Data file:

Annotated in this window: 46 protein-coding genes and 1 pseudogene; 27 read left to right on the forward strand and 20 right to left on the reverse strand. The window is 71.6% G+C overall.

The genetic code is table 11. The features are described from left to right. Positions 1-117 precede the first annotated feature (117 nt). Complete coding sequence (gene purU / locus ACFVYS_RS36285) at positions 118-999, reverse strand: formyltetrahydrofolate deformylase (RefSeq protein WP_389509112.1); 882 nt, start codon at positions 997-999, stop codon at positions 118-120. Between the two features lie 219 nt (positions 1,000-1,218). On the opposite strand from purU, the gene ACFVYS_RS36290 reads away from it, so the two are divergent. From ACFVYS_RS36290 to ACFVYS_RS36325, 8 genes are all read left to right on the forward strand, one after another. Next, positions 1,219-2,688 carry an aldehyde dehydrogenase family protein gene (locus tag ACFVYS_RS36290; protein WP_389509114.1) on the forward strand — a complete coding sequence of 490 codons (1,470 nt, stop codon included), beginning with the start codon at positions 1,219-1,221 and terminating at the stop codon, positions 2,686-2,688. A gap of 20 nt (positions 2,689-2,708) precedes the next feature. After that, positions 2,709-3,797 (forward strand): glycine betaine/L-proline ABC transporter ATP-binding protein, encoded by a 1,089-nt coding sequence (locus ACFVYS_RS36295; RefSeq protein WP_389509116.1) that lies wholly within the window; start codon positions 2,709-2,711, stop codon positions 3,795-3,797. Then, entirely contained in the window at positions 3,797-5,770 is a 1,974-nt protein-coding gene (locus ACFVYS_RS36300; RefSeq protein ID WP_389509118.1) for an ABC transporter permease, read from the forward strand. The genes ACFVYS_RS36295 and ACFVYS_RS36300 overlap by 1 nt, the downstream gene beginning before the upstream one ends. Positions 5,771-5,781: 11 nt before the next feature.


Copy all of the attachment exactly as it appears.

Annotated in this window: 46 protein-coding genes and 1 pseudogene; 27 read left to right on the forward strand and 20 right to left on the reverse strand. The window is 71.6% G+C overall.

The genetic code is table 11. The features are described from left to right. Positions 1-117 precede the first annotated feature (117 nt). Complete coding sequence (gene purU / locus ACFVYS_RS36285) at positions 118-999, reverse strand: formyltetrahydrofolate deformylase (RefSeq protein WP_389509112.1); 882 nt, start codon at positions 997-999, stop codon at positions 118-120. Between the two features lie 219 nt (positions 1,000-1,218). On the opposite strand from purU, the gene ACFVYS_RS36290 reads away from it, so the two are divergent. From ACFVYS_RS36290 to ACFVYS_RS36325, 8 genes are all read left to right on the forward strand, one after another. Next, positions 1,219-2,688 carry an aldehyde dehydrogenase family protein gene (locus tag ACFVYS_RS36290; protein WP_389509114.1) on the forward strand — a complete coding sequence of 490 codons (1,470 nt, stop codon included), beginning with the start codon at positions 1,219-1,221 and terminating at the stop codon, positions 2,686-2,688. A gap of 20 nt (positions 2,689-2,708) precedes the next feature. After that, positions 2,709-3,797 (forward strand): glycine betaine/L-proline ABC transporter ATP-binding protein, encoded by a 1,089-nt coding sequence (locus ACFVYS_RS36295; RefSeq protein WP_389509116.1) that lies wholly within the window; start codon positions 2,709-2,711, stop codon positions 3,795-3,797. Then, entirely contained in the window at positions 3,797-5,770 is a 1,974-nt protein-coding gene (locus ACFVYS_RS36300; RefSeq protein ID WP_389509118.1) for an ABC transporter permease, read from the forward strand. The genes ACFVYS_RS36295 and ACFVYS_RS36300 overlap by 1 nt, the downstream gene beginning before the upstream one ends. Positions 5,771-5,781: 11 nt before the next feature.